Shannon boaters may be hit by new charges to use the river

Waterways Ireland proposes new permit system and penalties for boats on the river

Boaters on the Shannon may be hit with new charges and penalties if proposals from Waterways Ireland go ahead. Photograph: Bryan O’Brien

Boaters on the Shannon may be hit with new charges and penalties if proposals from Waterways Ireland go ahead. Photograph: Bryan O’Brien

 

Boaters on the Shannon may be hit with new charges and penalties if proposals from Waterways Ireland go ahead.

The cross-Border authority, responsible for managing much of the island’s navigable inland waterways, has proposed a permit system for boats on the river for the first time.

It is reviewing Shannon Navigation bylaws, which could result in the biggest changes since commercial traffic declined in the 1950s.

At present, boats on the Shannon with engines 15bhp or above have a legal requirement to register with Waterways Ireland but there are no changes or permits required. The authority does have a permit system for use of the Royal and Grand Canals and permits cost about €152 per boat, per year.

While the authority said the review is ongoing it has identified four key areas for change and said it has “notified the Inland Waterways Association of Ireland and the Irish Boat Rental Association of its thinking”.

Mooring limits

As well as introducing a paid permit system, the authority’s proposals include on-the-spot fines for boat owners who fail to obey regulations in relation to issues such as mooring time limits and the use of pump-out services for sewage holding tanks.

Charges for using locks, currently at €1.20 per passage would be abolished, under the plan.

And the present “winter mooring” system would be replaced with the “five-day rule” which applies in summer. The winter mooring system currently allows owners of vessels to moor at public harbours and jetties along the navigation from November to March for a fee of €83 for these five months. The new scheme would abolish winter moorings and restrict boats to staying just five days, similar to the rule currently in existence during the summer. The authority said it has already withdrawn electricity and fresh water supplies from jetties and harbours during the winter.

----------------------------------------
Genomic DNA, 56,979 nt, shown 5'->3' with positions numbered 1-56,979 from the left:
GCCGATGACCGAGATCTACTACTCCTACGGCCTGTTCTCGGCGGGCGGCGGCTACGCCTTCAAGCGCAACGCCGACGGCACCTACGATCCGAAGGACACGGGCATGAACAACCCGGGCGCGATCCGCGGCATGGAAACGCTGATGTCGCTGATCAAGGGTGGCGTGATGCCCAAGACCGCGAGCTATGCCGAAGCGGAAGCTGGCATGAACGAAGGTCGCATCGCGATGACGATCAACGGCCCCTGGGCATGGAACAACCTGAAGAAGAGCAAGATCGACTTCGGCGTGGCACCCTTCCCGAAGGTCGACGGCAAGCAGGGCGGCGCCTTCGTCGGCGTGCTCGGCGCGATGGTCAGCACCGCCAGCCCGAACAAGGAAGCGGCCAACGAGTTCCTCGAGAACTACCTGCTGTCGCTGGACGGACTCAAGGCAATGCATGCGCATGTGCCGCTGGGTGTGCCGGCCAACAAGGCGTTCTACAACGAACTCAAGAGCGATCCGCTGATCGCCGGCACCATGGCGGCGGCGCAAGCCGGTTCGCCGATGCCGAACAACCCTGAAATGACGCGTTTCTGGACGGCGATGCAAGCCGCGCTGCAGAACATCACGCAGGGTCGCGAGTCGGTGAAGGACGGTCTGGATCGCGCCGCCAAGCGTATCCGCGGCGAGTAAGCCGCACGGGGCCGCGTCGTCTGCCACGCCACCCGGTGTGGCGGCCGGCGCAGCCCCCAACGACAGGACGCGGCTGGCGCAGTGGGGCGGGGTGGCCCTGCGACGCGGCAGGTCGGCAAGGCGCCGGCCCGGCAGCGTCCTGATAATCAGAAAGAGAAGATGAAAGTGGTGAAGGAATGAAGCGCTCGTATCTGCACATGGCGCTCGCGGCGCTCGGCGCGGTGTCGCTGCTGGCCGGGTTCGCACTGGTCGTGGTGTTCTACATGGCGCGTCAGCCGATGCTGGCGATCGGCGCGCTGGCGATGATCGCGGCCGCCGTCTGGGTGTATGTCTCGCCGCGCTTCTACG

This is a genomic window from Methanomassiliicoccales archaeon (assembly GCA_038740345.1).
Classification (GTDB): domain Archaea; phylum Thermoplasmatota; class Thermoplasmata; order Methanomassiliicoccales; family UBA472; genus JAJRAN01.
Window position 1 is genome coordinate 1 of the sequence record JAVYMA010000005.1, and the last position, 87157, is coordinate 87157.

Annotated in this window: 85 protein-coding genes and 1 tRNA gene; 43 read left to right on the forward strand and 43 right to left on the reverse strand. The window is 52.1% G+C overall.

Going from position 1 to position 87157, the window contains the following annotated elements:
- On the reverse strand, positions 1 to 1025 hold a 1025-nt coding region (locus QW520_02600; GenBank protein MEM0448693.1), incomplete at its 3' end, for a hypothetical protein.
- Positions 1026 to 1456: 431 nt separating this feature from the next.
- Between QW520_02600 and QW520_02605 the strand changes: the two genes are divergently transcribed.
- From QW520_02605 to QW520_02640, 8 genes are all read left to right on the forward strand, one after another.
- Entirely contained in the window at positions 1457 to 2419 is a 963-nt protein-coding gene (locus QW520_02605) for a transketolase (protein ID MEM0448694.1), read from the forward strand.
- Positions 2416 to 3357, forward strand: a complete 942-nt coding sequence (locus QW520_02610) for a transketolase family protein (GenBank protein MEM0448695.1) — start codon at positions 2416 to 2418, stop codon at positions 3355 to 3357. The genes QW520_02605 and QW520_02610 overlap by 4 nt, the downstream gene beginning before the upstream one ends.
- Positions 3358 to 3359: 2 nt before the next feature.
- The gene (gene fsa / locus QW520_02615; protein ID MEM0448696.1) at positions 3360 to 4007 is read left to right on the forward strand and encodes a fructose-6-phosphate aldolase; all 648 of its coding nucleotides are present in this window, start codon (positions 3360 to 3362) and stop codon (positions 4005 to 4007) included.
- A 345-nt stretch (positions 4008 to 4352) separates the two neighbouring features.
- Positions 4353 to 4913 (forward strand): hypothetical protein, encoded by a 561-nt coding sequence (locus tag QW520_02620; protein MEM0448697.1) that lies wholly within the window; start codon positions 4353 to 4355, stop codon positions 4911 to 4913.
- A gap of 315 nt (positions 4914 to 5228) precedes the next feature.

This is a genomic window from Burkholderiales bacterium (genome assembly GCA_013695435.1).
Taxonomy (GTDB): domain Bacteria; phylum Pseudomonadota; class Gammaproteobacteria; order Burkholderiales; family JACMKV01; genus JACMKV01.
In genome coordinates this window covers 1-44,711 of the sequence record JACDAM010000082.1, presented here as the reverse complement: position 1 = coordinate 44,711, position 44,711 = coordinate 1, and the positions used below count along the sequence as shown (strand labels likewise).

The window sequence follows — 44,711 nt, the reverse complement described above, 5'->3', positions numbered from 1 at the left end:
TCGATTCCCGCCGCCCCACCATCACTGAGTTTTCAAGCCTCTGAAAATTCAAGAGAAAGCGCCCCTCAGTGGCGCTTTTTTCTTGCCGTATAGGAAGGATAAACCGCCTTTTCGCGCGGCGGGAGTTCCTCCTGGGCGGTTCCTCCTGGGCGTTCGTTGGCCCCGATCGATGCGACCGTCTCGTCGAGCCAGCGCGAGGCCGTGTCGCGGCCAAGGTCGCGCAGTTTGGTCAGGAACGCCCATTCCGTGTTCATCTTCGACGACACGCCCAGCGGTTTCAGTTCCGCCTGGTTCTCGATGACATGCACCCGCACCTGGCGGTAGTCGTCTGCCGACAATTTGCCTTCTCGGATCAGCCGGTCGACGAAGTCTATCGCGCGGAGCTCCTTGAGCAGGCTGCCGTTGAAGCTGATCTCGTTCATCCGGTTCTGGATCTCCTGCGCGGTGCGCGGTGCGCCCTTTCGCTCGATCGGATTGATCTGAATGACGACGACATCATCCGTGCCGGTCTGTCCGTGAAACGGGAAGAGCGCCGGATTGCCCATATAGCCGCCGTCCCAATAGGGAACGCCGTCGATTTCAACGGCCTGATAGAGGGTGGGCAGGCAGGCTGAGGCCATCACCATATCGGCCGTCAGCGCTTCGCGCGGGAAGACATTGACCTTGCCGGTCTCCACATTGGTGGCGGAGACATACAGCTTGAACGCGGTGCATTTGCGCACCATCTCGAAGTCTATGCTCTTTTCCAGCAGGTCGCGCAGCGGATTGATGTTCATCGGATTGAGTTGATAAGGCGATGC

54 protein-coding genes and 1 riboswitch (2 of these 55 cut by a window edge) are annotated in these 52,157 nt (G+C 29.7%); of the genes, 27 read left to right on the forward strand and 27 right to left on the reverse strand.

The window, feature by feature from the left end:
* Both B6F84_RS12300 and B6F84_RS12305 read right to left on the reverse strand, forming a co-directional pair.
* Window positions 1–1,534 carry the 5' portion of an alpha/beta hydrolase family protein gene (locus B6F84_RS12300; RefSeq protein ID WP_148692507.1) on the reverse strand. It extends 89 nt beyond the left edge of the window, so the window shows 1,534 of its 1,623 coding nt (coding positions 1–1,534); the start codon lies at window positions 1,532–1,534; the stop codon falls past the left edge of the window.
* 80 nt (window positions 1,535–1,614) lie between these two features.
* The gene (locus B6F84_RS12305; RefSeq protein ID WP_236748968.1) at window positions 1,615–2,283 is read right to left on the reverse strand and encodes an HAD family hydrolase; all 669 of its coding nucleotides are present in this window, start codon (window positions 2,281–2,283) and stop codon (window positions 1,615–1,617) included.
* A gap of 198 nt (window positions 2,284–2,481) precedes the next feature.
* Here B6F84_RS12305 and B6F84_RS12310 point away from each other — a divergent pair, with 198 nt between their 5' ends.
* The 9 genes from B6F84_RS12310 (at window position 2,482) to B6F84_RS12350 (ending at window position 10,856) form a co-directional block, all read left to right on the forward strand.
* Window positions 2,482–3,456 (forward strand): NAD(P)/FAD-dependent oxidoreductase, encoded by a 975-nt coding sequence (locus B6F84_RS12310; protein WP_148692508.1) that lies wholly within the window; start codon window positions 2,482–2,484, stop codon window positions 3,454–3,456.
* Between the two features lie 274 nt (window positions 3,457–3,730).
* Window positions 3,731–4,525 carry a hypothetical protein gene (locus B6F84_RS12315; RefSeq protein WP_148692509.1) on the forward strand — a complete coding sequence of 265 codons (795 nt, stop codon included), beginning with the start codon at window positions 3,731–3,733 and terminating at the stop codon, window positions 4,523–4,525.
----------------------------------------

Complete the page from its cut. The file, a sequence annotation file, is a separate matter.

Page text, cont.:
Waterways Ireland is also reviewing the five-day summer rule. Under current regulations the mooring limit is five consecutive days or a total of seven days in any one month, at public harbours and jetties during the summer period, from April 1st to October 31st. Under new proposals this would change to three consecutive days at some of the more popular public harbours and jetties, in a bid to deal with so-called harbour hogging, and overcrowding.

Public consultation

Éanna Rowe, Waterways Ireland manager with responsibility for the west of Ireland, said there was a need to streamline services for waterways users.

He said the issue in relation to winter moorings was that the low cost was undercutting private marinas along the waterway and it was not the role of waterways Ireland to use taxpayers’ money to undercut the private sector.

Mr Rowe said the proposals had begun in an “internal” Waterways Ireland review which was ongoing and the next stage would be to complete that review and then put the proposals out to public consultation.

Since its inception in 1999, Waterways Ireland has developed a series of smart-card operated toilet, shower and in some cases laundry blocks, as well as maintaining and extending jetties, harbours and piers. It also maintains and expands navigation markers and is involved in the development of “blueways” and heritage trails along waterways. In addition to the Shannon Navigation waterways Ireland is responsible for Barrow Navigation, the Erne System, the Grand Canal, the Lower Bann, the Royal Canal and the Shannon Erne Waterway.